Last week, Governor Gavin Newsom appointed Val Dolcini as deputy secretary for agriculture, a new position within the California Environmental Protection Agency. The role is somewhat of a return to the agency’s early years. When CalEPA opened in 1991, an agricultural liaison would ensure that the ag industry’s interests were represented in the regulatory processes.
During President Obama’s second term, Dolcini served as administrator for the USDA Farm Service Agency and oversaw California programs with the agency during the Clinton administration. Most recently he served as CEO of the Pollinator Partnership, based in Washington, D.C.
While visiting San Francisco yesterday, he spoke with Agri-Pulse on the many challenges ahead when it comes to the water, pesticide, air and health issues under CalEPA’s mandate, as well as his strategy when it comes to fulfilling this role of Newsom’s ag ambassador for the agency.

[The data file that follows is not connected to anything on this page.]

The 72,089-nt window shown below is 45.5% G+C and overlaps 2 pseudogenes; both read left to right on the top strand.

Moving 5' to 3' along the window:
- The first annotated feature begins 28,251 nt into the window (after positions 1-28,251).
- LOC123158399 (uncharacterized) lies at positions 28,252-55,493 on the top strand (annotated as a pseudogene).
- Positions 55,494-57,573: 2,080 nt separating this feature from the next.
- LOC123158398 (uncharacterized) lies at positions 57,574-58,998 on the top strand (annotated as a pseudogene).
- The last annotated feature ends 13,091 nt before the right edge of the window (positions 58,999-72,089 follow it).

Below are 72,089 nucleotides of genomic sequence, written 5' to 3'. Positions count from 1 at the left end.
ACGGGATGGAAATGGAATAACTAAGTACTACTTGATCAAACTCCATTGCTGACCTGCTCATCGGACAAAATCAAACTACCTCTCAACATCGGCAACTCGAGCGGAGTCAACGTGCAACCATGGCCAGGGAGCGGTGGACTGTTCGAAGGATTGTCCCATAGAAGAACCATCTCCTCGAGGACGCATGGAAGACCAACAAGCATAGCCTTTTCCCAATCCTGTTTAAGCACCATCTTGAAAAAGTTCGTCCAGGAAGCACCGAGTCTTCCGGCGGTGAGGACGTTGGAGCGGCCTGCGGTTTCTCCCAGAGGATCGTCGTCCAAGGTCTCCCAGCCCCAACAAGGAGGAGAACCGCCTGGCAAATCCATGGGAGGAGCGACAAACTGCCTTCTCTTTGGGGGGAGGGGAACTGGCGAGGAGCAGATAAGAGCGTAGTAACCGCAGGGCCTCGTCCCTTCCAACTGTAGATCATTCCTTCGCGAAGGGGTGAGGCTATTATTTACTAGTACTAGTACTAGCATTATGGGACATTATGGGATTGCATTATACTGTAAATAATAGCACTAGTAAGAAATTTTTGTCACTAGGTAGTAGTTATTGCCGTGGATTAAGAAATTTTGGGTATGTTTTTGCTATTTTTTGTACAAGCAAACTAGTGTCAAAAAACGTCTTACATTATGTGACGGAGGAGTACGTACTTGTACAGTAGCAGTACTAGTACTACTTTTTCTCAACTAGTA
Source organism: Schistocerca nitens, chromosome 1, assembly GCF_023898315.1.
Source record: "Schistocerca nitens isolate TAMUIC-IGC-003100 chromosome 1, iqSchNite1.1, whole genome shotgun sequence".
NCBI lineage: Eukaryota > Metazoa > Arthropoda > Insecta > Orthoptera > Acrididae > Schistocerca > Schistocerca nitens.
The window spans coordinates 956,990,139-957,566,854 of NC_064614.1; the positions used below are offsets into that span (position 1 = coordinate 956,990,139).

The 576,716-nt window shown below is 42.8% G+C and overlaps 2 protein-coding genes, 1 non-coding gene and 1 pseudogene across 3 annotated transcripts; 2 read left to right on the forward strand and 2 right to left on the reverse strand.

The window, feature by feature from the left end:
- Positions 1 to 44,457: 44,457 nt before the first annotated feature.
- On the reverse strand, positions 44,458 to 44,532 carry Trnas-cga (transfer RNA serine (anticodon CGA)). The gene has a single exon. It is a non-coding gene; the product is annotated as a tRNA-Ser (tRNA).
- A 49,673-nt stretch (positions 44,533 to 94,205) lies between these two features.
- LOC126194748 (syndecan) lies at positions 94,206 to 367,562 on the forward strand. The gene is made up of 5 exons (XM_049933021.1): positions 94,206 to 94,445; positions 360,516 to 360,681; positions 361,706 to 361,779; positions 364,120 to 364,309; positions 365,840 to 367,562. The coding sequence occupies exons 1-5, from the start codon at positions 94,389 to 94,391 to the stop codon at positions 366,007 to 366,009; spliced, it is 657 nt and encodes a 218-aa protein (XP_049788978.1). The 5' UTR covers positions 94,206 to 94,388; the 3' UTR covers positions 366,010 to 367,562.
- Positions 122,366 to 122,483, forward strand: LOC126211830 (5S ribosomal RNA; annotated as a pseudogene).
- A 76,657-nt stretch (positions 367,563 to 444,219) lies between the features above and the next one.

You spent several years at USDA. As state executive director of California FSA under two administrations, what were some of the challenges that came across your desk then?
Well I started much earlier in my career in the final years of the Clinton administration. So just getting up to speed on USDA programs and issues and the challenges of just working with a bureaucracy that was 3,000 miles away and implementing programs on the ground in California was certainly a challenge. But the diversity of California agriculture represented the biggest professional challenge—but also that was a lot of fun, too.
Rather than represent a state that relied solely on commodity crops like wheat, corn or rice, California had nearly 400 different crops. So, I was learning something every day about the diversity, the depth, the breadth and the scope of California agriculture and the farm families that make up California agriculture.
How did that experience influence your time as FSA administrator?
It certainly gave me a solid A-to-Z understanding of what the agency could do for farmers and ranchers. I was able to take a lot of the experiences I had gained in the fields of California back to Washington, D.C.